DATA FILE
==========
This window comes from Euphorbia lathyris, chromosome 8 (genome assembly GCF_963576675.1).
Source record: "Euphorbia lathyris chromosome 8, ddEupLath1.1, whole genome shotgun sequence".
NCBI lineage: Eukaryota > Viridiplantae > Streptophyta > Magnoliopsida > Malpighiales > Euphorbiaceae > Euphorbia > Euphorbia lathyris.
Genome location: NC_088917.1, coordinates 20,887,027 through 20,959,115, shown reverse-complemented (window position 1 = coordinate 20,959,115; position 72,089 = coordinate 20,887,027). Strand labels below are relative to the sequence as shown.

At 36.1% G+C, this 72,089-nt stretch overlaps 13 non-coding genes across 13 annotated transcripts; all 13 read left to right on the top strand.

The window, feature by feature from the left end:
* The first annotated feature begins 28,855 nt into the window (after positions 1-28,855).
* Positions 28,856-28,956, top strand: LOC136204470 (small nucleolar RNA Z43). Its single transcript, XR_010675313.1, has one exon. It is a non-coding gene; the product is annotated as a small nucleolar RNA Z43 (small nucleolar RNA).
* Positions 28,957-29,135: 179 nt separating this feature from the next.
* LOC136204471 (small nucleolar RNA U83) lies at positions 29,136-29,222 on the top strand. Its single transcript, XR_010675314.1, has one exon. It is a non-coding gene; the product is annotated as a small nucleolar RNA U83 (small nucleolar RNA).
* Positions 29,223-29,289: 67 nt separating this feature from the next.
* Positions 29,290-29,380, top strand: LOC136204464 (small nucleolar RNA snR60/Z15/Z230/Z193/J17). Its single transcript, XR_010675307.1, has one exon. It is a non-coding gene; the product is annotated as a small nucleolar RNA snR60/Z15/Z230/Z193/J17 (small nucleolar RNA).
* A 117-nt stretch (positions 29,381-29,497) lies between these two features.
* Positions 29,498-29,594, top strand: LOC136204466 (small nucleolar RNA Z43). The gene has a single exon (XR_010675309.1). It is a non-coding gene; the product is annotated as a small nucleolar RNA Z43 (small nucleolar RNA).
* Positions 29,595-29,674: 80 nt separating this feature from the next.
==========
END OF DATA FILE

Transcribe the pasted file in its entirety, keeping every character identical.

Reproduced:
This window comes from Euphorbia lathyris, chromosome 8 (genome assembly GCF_963576675.1).
Source record: "Euphorbia lathyris chromosome 8, ddEupLath1.1, whole genome shotgun sequence".
NCBI lineage: Eukaryota > Viridiplantae > Streptophyta > Magnoliopsida > Malpighiales > Euphorbiaceae > Euphorbia > Euphorbia lathyris.
Genome location: NC_088917.1, coordinates 20,887,027 through 20,959,115, shown reverse-complemented (window position 1 = coordinate 20,959,115; position 72,089 = coordinate 20,887,027). Strand labels below are relative to the sequence as shown.

At 36.1% G+C, this 72,089-nt stretch overlaps 13 non-coding genes across 13 annotated transcripts; all 13 read left to right on the top strand.

The window, feature by feature from the left end:
* The first annotated feature begins 28,855 nt into the window (after positions 1-28,855).
* Positions 28,856-28,956, top strand: LOC136204470 (small nucleolar RNA Z43). Its single transcript, XR_010675313.1, has one exon. It is a non-coding gene; the product is annotated as a small nucleolar RNA Z43 (small nucleolar RNA).
* Positions 28,957-29,135: 179 nt separating this feature from the next.
* LOC136204471 (small nucleolar RNA U83) lies at positions 29,136-29,222 on the top strand. Its single transcript, XR_010675314.1, has one exon. It is a non-coding gene; the product is annotated as a small nucleolar RNA U83 (small nucleolar RNA).
* Positions 29,223-29,289: 67 nt separating this feature from the next.
* Positions 29,290-29,380, top strand: LOC136204464 (small nucleolar RNA snR60/Z15/Z230/Z193/J17). Its single transcript, XR_010675307.1, has one exon. It is a non-coding gene; the product is annotated as a small nucleolar RNA snR60/Z15/Z230/Z193/J17 (small nucleolar RNA).
* A 117-nt stretch (positions 29,381-29,497) lies between these two features.
* Positions 29,498-29,594, top strand: LOC136204466 (small nucleolar RNA Z43). The gene has a single exon (XR_010675309.1). It is a non-coding gene; the product is annotated as a small nucleolar RNA Z43 (small nucleolar RNA).
* Positions 29,595-29,674: 80 nt separating this feature from the next.